County police funding plan comes in short of sheriff’s request

Clark County commissioners voted 5-2 Tuesday to support a tentative
$489 million budget for the Metropolitan Police Department, leaving a disappointed Sheriff Doug Gillespie $13 million shy of his $502 million budget request.

Under the $489 million budget, the county’s share would be $198 million. If the county went with the higher budget, its share of the $13 million difference would have been roughly $8 million more.

Commissioners left the door open to potentially increasing the police budget for the next fiscal year if funding becomes available. The city of Las Vegas and county share police costs.

Gillespie said he was disappointed by the action.

“Their contribution levels from last year to this year stay the same,” he said of the county’s share. “There is no increased cost to the county.”

A $89 million budget gives the department a force of 1.73 officers for every 1,000 permanent residents, he said, down from a peak of 2.06 officers per 1,000 people before budget cuts.

The budget doesn’t require layoffs, but eliminating vacant positions will be necessary. The department has about 2,500 officers, down by more than 400 since the economic downturn began, Gillespie said.

The $502 million budget would have allowed the department to keep what is in place now, he said.

Commissioners Larry Brown and Lawrence Weekly voted against the measure, saying funding was inadequate. Brown said police budget cuts are difficult to recover from quickly, noting it takes a year to train and put an officer on the street after budget cuts.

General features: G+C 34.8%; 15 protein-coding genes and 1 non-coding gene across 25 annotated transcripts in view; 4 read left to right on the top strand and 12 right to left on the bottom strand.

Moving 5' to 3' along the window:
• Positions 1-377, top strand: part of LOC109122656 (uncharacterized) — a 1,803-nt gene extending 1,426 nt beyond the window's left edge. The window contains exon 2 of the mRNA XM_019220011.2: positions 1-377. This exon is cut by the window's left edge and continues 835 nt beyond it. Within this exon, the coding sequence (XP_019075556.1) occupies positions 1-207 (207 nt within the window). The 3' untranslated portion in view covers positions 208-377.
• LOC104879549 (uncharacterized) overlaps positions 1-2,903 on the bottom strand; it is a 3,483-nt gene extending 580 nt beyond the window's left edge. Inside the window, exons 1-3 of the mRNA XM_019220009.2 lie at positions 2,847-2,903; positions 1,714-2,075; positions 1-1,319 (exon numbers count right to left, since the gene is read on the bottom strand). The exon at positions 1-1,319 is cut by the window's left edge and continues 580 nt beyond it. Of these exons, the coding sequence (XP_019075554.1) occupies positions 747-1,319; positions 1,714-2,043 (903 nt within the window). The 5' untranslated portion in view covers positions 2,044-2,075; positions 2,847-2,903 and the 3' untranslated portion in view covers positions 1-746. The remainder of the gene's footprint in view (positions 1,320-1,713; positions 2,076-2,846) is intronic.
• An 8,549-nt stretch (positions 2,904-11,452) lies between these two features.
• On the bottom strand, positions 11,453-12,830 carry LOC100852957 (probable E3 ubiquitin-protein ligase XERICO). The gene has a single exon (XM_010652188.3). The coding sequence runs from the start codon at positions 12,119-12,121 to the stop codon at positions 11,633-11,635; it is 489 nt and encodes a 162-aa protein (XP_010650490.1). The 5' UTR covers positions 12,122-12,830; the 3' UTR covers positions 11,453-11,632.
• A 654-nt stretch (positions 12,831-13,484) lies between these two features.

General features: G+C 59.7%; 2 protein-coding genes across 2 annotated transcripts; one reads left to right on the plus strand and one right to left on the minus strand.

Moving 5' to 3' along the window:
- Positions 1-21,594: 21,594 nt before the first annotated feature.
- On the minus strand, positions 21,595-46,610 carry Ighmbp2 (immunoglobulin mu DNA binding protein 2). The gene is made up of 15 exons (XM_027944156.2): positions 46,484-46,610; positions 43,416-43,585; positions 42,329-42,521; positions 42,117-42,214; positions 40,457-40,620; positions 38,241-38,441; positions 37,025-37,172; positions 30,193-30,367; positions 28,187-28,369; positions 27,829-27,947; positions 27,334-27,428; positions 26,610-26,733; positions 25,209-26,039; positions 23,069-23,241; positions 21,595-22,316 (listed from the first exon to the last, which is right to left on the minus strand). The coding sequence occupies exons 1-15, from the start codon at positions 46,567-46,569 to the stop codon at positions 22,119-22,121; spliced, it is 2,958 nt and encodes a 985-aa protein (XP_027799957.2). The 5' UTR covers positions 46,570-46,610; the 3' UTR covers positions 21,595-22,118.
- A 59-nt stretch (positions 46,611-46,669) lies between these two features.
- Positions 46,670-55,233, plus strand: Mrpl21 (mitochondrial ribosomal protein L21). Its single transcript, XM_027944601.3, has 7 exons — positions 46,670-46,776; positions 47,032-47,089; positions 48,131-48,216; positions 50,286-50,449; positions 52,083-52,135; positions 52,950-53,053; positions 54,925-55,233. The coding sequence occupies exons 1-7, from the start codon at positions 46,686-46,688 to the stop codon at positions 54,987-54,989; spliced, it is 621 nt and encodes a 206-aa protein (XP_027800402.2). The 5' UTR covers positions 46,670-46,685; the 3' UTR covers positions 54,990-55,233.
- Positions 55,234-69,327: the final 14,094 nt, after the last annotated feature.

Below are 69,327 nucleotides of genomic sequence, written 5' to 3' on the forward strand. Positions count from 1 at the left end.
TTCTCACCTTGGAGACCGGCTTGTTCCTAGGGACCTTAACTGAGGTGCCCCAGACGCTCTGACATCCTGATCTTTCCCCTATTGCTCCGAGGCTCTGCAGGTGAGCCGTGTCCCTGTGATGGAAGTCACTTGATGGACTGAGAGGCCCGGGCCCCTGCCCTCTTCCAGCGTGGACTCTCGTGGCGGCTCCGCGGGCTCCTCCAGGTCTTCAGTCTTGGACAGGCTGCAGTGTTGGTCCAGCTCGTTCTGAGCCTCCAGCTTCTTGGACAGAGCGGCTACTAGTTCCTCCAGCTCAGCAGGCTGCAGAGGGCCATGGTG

More funding for officers could also become available through a proposed 0.15 percentage point sales tax rate increase contained in Assembly Bill 496, which is pending in the Legislature.

Commissioners voted 5-2 to support that bill, which Gillespie is lobbying state lawmakers to support, with Commission Chairman Steve Sisolak and Commissioner Chris Giunchigliani voting no. Gillespie is pushing for amending the bill to allow more flexibility in how the sales tax money can be spent.

Sisolak said he cannot support a sales tax increase with residents still struggling in the down economy. But he does support the sheriff’s push for the flexibility to spend the funds on operations. That would allow the Police Department to tap into a reserve of $140 million, he said.

Contact reporter Ben Botkin at bbotkin@reviewjournal.
com or 702-455-4519.

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